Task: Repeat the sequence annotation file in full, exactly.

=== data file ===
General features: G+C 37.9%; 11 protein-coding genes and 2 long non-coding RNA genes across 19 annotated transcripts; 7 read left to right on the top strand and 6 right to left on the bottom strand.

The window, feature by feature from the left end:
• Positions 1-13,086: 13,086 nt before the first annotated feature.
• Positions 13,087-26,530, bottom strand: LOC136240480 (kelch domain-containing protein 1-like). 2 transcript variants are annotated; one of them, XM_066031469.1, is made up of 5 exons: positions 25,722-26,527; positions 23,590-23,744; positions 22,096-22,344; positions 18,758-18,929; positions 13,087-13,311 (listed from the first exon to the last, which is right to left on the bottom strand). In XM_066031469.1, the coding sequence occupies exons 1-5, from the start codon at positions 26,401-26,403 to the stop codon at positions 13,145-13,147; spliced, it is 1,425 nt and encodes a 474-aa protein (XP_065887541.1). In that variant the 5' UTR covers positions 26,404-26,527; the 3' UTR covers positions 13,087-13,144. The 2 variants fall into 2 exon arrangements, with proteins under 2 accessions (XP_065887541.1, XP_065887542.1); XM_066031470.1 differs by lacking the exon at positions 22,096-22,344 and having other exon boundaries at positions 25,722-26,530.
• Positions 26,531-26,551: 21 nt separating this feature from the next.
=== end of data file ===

General features: G+C 37.9%; 11 protein-coding genes and 2 long non-coding RNA genes across 19 annotated transcripts; 7 read left to right on the top strand and 6 right to left on the bottom strand.

The window, feature by feature from the left end:
• Positions 1-13,086: 13,086 nt before the first annotated feature.
• Positions 13,087-26,530, bottom strand: LOC136240480 (kelch domain-containing protein 1-like). 2 transcript variants are annotated; one of them, XM_066031469.1, is made up of 5 exons: positions 25,722-26,527; positions 23,590-23,744; positions 22,096-22,344; positions 18,758-18,929; positions 13,087-13,311 (listed from the first exon to the last, which is right to left on the bottom strand). In XM_066031469.1, the coding sequence occupies exons 1-5, from the start codon at positions 26,401-26,403 to the stop codon at positions 13,145-13,147; spliced, it is 1,425 nt and encodes a 474-aa protein (XP_065887541.1). In that variant the 5' UTR covers positions 26,404-26,527; the 3' UTR covers positions 13,087-13,144. The 2 variants fall into 2 exon arrangements, with proteins under 2 accessions (XP_065887541.1, XP_065887542.1); XM_066031470.1 differs by lacking the exon at positions 22,096-22,344 and having other exon boundaries at positions 25,722-26,530.
• Positions 26,531-26,551: 21 nt separating this feature from the next.